BOOTP & ARP history

Masataka Ohta mohta at
Sun Mar 20 12:16:45 UTC 2022

John Gilmore wrote:

>> There were tons of things that were slapped onto IP that were basically
>> experimental like ARP and bootp. CIDR didn't even exist back then.

> ARP was "slapped on" in 1982, long before RARP or BOOTP.  The original
> IP specs required that the LAN address must fit into the low order bits
> of your IP netblock.  This wasn't well thought through, but IP was an
> experiment and there were very few other experiments for its designers
> to learn from.

Like RIP, wasn't the the feature imported from XNS?

> It worked ok when ARPANET was your LAN (see the original
> use of 10/8), and when everybody else had Class A addresses, like the
> packet radio network or 3-megabit Experimental Ethernet users.  But it
> didn't scale up, and it didn't work at all for 10-megabit industry
> standard Ethernet, with 48-bit addresses much longer than IP addresses.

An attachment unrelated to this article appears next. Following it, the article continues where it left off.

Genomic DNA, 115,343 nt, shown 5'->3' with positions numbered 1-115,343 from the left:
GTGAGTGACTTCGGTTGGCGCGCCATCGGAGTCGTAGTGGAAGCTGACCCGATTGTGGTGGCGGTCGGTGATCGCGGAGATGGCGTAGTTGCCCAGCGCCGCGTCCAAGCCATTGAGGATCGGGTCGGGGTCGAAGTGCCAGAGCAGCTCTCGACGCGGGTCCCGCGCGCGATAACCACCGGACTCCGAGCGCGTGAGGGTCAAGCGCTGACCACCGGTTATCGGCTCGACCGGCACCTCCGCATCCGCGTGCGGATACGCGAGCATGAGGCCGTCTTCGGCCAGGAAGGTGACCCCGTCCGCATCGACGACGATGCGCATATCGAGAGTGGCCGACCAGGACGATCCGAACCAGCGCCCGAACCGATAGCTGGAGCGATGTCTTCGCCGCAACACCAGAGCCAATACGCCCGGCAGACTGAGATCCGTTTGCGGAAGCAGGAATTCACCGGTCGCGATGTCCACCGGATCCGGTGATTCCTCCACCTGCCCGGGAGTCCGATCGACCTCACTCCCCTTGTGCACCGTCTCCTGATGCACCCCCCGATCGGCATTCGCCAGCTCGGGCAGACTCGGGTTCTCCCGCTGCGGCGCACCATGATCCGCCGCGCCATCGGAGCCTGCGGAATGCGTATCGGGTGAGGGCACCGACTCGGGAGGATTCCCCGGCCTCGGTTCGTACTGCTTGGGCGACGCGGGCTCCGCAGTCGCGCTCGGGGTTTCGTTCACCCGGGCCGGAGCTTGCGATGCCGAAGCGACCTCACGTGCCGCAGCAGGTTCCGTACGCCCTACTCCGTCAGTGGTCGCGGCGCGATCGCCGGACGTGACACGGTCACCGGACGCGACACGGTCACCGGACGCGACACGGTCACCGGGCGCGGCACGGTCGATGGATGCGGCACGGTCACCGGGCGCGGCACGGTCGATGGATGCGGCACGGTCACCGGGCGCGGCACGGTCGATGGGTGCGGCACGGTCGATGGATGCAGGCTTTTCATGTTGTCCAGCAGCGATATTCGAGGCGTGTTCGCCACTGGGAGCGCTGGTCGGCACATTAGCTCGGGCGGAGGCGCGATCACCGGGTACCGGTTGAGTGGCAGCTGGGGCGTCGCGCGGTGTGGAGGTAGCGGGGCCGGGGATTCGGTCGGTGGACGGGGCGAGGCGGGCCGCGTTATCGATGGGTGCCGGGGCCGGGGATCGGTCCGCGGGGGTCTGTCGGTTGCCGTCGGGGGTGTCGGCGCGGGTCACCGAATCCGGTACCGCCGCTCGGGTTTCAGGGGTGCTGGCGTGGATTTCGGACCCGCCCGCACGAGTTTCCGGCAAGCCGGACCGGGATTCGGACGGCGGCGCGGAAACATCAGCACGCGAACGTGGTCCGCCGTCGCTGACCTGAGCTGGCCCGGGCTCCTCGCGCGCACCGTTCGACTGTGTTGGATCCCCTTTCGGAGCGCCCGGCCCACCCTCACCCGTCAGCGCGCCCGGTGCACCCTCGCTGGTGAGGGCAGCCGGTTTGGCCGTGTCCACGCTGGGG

Wow! However, even with very long 128bit IPv6 addresses, which was
originally specified 10+6 (or 80+48 where '6' means 6*8=48 bits of
Ethernet MAC) was not enough when I pointed out that MAC address
of IEEE1394 is 64 bits long, after which, IPv6 address became 8+8,
which means layering violation to make L3 address format depends
on L2 address length.

Worse, these days, MAC address is not used for lower part of IPv6
addresses for privacy reasons.

So, ARP is not something slapped in but the correct thing to do
not to cause serious layering violations so much shunned by OSI.

IPv6, along with ND, is something politically slapped in against
IETF consensus to ban CLNP without technical/operational reasons
and is totally broken.

						Masataka Ohta

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